UNN team will contribute to exploring machine learning to infer knowledge from historical and real-time data sets to inform decisions about site equipment logistics and operation. UNN will also help in the development of the live equipment dashboard and support BuildStream with the integration of the ML solution into dashboard platform both with the back end and front end functionality.
Costain will provide a BIM model which will be enhanced by BIMA and linked by BuildStream to their proprietary platform which will provide historic data, and enable access to/engagement with their supply chain and take part into the testing/demonstration.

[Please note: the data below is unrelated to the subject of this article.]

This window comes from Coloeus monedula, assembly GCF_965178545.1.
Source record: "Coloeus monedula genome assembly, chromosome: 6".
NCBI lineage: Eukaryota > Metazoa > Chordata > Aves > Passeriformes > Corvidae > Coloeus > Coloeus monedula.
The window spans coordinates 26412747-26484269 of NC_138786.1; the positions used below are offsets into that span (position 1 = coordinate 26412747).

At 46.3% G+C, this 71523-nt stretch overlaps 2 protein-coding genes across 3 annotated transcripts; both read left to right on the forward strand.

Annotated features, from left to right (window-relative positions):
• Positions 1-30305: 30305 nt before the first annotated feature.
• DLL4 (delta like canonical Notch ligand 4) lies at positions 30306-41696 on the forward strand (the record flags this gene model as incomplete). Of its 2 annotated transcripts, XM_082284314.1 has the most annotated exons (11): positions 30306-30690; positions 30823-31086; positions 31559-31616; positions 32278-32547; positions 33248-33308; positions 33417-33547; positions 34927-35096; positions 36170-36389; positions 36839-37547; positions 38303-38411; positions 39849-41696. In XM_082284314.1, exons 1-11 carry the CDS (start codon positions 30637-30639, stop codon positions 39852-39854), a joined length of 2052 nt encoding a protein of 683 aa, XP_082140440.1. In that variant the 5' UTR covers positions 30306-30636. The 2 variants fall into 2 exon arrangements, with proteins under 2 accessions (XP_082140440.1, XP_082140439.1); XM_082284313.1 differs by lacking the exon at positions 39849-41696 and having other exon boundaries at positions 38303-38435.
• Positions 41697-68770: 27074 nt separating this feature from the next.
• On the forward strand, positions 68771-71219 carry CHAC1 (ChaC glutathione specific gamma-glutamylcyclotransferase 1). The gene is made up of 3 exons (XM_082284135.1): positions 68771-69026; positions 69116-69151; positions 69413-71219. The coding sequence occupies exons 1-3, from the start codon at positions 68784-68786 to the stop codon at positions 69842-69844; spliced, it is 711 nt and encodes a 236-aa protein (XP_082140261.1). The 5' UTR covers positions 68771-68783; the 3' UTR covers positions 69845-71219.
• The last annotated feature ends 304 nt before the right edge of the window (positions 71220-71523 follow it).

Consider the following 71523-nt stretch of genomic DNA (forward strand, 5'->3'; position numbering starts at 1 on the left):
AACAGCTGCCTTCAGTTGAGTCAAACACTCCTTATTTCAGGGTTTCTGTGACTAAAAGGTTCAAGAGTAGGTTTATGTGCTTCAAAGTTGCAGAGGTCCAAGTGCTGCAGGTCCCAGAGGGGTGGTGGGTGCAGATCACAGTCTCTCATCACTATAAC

Lynch Hire will be at the forefront of the new digital age for construction equipment by digitising machines in the proposed ecosystems. Lynch will also participate in the demonstration and provide historic data from their existing equipment telematics, enabling access to useful, reliable data analytics, in one consolidated platform.
The project, by delivering the proposed platform, will provide a unique use case exemplifying a move to the digital construction site of the future. IoT hardware development will be led by BuildStream who are supported by the MINI/BMW technology team.
The project will use HS2 enabling works as a pilot test site, to allow the team to determine use cases to add real value to a live project. We look forward to collaborating with the site team with regular visits, updating on progress throughout. Further blog posts will follow each quarter.